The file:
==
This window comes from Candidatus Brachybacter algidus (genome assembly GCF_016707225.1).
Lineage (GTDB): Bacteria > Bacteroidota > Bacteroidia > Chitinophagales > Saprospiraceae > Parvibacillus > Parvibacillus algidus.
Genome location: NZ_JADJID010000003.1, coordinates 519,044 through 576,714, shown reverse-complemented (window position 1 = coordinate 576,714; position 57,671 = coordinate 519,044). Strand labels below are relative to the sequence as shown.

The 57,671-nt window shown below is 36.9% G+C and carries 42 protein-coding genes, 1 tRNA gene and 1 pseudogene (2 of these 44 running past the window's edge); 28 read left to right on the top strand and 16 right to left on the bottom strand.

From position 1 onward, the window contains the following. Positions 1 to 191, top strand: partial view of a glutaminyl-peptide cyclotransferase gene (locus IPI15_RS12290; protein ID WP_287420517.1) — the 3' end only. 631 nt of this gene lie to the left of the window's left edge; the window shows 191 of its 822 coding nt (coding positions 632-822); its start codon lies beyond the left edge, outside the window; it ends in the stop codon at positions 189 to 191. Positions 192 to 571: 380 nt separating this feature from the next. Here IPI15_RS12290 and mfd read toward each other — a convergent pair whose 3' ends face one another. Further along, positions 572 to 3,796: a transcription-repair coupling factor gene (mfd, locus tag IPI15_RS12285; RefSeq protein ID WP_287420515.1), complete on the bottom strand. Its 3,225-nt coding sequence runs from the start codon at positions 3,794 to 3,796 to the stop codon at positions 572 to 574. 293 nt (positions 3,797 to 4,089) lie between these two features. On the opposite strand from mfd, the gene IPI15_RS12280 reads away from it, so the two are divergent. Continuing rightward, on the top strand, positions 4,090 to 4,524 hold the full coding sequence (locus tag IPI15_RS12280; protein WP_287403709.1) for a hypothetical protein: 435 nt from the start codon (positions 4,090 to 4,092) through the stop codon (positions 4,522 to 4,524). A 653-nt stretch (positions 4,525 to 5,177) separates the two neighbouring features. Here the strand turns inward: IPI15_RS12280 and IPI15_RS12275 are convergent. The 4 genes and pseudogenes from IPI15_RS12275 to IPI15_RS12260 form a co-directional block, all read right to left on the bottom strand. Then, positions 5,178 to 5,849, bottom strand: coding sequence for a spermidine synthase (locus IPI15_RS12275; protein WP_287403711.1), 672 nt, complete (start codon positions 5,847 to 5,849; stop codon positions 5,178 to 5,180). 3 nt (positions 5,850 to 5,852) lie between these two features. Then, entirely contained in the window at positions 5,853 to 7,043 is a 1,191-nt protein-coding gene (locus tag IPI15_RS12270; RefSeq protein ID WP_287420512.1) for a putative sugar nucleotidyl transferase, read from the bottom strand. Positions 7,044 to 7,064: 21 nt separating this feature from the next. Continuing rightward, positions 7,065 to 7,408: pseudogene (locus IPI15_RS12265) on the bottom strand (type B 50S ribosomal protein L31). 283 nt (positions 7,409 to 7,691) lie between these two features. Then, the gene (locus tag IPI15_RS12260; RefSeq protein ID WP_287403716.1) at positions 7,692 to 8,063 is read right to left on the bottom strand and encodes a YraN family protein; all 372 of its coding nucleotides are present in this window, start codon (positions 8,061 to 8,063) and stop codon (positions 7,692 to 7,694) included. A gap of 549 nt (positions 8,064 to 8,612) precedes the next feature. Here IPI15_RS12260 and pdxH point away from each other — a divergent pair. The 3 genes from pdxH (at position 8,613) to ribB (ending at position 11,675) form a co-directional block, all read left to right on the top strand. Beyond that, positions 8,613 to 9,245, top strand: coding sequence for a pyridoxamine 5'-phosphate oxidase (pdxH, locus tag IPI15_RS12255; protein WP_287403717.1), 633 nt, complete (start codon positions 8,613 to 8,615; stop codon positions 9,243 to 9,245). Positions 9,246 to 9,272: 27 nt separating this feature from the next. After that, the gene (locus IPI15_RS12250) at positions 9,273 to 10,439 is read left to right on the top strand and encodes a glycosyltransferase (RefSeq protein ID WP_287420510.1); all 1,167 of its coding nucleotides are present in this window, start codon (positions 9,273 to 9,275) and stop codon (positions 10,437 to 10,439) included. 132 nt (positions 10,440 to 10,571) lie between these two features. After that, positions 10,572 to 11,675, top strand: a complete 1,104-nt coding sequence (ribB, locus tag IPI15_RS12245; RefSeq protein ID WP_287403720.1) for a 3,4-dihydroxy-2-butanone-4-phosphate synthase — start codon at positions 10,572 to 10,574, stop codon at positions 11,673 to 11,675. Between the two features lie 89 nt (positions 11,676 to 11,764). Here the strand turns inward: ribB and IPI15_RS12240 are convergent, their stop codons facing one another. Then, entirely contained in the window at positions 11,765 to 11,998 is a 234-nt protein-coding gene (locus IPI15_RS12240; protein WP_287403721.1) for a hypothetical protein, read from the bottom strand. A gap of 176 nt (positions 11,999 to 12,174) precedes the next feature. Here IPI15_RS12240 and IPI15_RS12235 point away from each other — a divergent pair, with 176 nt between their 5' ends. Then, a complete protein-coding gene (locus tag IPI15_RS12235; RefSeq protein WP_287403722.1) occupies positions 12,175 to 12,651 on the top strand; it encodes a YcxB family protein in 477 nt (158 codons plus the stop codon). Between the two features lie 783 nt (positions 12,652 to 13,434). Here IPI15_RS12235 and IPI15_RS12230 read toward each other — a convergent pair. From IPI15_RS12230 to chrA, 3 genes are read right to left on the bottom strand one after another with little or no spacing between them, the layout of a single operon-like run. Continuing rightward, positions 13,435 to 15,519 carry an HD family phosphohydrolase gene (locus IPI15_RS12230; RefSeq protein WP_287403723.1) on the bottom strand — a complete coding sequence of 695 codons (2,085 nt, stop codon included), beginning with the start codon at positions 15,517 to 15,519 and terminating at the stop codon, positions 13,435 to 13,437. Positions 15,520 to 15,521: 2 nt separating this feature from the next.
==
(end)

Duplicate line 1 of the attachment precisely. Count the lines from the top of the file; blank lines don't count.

This window comes from Candidatus Brachybacter algidus (genome assembly GCF_016707225.1).